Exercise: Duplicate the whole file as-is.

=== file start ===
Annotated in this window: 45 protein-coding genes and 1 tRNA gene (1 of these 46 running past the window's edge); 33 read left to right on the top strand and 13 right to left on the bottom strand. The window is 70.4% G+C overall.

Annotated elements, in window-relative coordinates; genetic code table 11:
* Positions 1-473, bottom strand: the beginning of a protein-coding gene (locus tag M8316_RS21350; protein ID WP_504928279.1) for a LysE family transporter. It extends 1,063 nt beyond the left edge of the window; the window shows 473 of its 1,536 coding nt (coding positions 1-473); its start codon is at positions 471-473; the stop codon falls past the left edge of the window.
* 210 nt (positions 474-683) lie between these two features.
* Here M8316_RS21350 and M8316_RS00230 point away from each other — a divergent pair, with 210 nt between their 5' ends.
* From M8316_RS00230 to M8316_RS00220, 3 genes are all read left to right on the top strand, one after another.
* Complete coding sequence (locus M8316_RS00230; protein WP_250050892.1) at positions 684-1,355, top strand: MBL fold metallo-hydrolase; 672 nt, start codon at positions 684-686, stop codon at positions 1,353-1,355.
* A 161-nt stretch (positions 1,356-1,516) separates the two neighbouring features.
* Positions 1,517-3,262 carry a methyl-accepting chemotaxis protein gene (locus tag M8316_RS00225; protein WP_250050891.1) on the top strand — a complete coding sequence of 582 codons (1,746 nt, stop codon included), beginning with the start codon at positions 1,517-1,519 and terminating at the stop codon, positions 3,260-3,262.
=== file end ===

Annotated in this window: 45 protein-coding genes and 1 tRNA gene (1 of these 46 running past the window's edge); 33 read left to right on the top strand and 13 right to left on the bottom strand. The window is 70.4% G+C overall.

Annotated elements, in window-relative coordinates; genetic code table 11:
* Positions 1-473, bottom strand: the beginning of a protein-coding gene (locus tag M8316_RS21350; protein ID WP_504928279.1) for a LysE family transporter. It extends 1,063 nt beyond the left edge of the window; the window shows 473 of its 1,536 coding nt (coding positions 1-473); its start codon is at positions 471-473; the stop codon falls past the left edge of the window.
* 210 nt (positions 474-683) lie between these two features.
* Here M8316_RS21350 and M8316_RS00230 point away from each other — a divergent pair, with 210 nt between their 5' ends.
* From M8316_RS00230 to M8316_RS00220, 3 genes are all read left to right on the top strand, one after another.
* Complete coding sequence (locus M8316_RS00230; protein WP_250050892.1) at positions 684-1,355, top strand: MBL fold metallo-hydrolase; 672 nt, start codon at positions 684-686, stop codon at positions 1,353-1,355.
* A 161-nt stretch (positions 1,356-1,516) separates the two neighbouring features.
* Positions 1,517-3,262 carry a methyl-accepting chemotaxis protein gene (locus tag M8316_RS00225; protein WP_250050891.1) on the top strand — a complete coding sequence of 582 codons (1,746 nt, stop codon included), beginning with the start codon at positions 1,517-1,519 and terminating at the stop codon, positions 3,260-3,262.